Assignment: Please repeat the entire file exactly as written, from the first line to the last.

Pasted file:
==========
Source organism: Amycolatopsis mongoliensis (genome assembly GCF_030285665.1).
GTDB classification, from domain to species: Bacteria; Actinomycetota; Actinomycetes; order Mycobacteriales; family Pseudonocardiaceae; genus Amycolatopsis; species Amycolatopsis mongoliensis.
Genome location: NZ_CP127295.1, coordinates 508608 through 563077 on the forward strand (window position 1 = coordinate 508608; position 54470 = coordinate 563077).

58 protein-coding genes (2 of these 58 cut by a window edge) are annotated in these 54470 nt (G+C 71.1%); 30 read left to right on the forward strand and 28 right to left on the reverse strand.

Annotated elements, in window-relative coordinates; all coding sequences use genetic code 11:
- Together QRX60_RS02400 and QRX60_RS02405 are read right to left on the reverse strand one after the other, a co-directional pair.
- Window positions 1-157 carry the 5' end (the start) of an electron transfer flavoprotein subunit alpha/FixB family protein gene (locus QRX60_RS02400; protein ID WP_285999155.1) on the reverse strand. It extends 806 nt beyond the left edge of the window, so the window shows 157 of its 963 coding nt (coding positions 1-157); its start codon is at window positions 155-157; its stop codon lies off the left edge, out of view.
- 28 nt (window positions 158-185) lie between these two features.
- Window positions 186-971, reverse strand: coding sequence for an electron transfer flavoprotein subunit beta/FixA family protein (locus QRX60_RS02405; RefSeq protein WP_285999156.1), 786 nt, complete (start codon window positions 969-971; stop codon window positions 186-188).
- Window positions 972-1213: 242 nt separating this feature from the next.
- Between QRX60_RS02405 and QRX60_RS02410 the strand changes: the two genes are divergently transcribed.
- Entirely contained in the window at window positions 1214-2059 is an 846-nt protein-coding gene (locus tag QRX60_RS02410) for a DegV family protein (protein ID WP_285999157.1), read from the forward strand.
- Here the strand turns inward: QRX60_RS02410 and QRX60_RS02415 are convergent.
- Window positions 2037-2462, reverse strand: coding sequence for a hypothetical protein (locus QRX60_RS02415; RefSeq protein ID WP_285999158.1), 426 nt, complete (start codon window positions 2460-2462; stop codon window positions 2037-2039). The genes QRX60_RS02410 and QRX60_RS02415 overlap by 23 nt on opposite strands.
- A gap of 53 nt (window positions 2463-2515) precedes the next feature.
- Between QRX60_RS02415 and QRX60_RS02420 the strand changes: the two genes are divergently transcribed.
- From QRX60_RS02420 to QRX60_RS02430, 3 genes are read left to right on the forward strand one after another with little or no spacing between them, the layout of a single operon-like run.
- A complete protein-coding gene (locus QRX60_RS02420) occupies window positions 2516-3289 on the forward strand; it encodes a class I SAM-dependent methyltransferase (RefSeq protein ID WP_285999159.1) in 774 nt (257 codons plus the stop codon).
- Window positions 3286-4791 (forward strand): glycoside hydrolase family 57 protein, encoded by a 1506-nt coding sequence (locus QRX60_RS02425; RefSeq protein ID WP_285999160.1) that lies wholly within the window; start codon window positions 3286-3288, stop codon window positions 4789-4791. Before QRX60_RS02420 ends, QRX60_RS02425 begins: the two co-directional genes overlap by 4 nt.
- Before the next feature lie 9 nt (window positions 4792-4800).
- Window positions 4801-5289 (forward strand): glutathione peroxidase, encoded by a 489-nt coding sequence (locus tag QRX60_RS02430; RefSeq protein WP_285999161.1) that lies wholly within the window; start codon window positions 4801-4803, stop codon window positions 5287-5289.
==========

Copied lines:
Source organism: Amycolatopsis mongoliensis (genome assembly GCF_030285665.1).
GTDB classification, from domain to species: Bacteria; Actinomycetota; Actinomycetes; order Mycobacteriales; family Pseudonocardiaceae; genus Amycolatopsis; species Amycolatopsis mongoliensis.
Genome location: NZ_CP127295.1, coordinates 508608 through 563077 on the forward strand (window position 1 = coordinate 508608; position 54470 = coordinate 563077).

58 protein-coding genes (2 of these 58 cut by a window edge) are annotated in these 54470 nt (G+C 71.1%); 30 read left to right on the forward strand and 28 right to left on the reverse strand.

Annotated elements, in window-relative coordinates; all coding sequences use genetic code 11:
- Together QRX60_RS02400 and QRX60_RS02405 are read right to left on the reverse strand one after the other, a co-directional pair.
- Window positions 1-157 carry the 5' end (the start) of an electron transfer flavoprotein subunit alpha/FixB family protein gene (locus QRX60_RS02400; protein ID WP_285999155.1) on the reverse strand. It extends 806 nt beyond the left edge of the window, so the window shows 157 of its 963 coding nt (coding positions 1-157); its start codon is at window positions 155-157; its stop codon lies off the left edge, out of view.
- 28 nt (window positions 158-185) lie between these two features.
- Window positions 186-971, reverse strand: coding sequence for an electron transfer flavoprotein subunit beta/FixA family protein (locus QRX60_RS02405; RefSeq protein WP_285999156.1), 786 nt, complete (start codon window positions 969-971; stop codon window positions 186-188).
- Window positions 972-1213: 242 nt separating this feature from the next.
- Between QRX60_RS02405 and QRX60_RS02410 the strand changes: the two genes are divergently transcribed.
- Entirely contained in the window at window positions 1214-2059 is an 846-nt protein-coding gene (locus tag QRX60_RS02410) for a DegV family protein (protein ID WP_285999157.1), read from the forward strand.
- Here the strand turns inward: QRX60_RS02410 and QRX60_RS02415 are convergent.
- Window positions 2037-2462, reverse strand: coding sequence for a hypothetical protein (locus QRX60_RS02415; RefSeq protein ID WP_285999158.1), 426 nt, complete (start codon window positions 2460-2462; stop codon window positions 2037-2039). The genes QRX60_RS02410 and QRX60_RS02415 overlap by 23 nt on opposite strands.
- A gap of 53 nt (window positions 2463-2515) precedes the next feature.
- Between QRX60_RS02415 and QRX60_RS02420 the strand changes: the two genes are divergently transcribed.
- From QRX60_RS02420 to QRX60_RS02430, 3 genes are read left to right on the forward strand one after another with little or no spacing between them, the layout of a single operon-like run.
- A complete protein-coding gene (locus QRX60_RS02420) occupies window positions 2516-3289 on the forward strand; it encodes a class I SAM-dependent methyltransferase (RefSeq protein ID WP_285999159.1) in 774 nt (257 codons plus the stop codon).
- Window positions 3286-4791 (forward strand): glycoside hydrolase family 57 protein, encoded by a 1506-nt coding sequence (locus QRX60_RS02425; RefSeq protein ID WP_285999160.1) that lies wholly within the window; start codon window positions 3286-3288, stop codon window positions 4789-4791. Before QRX60_RS02420 ends, QRX60_RS02425 begins: the two co-directional genes overlap by 4 nt.
- Before the next feature lie 9 nt (window positions 4792-4800).
- Window positions 4801-5289 (forward strand): glutathione peroxidase, encoded by a 489-nt coding sequence (locus tag QRX60_RS02430; RefSeq protein WP_285999161.1) that lies wholly within the window; start codon window positions 4801-4803, stop codon window positions 5287-5289.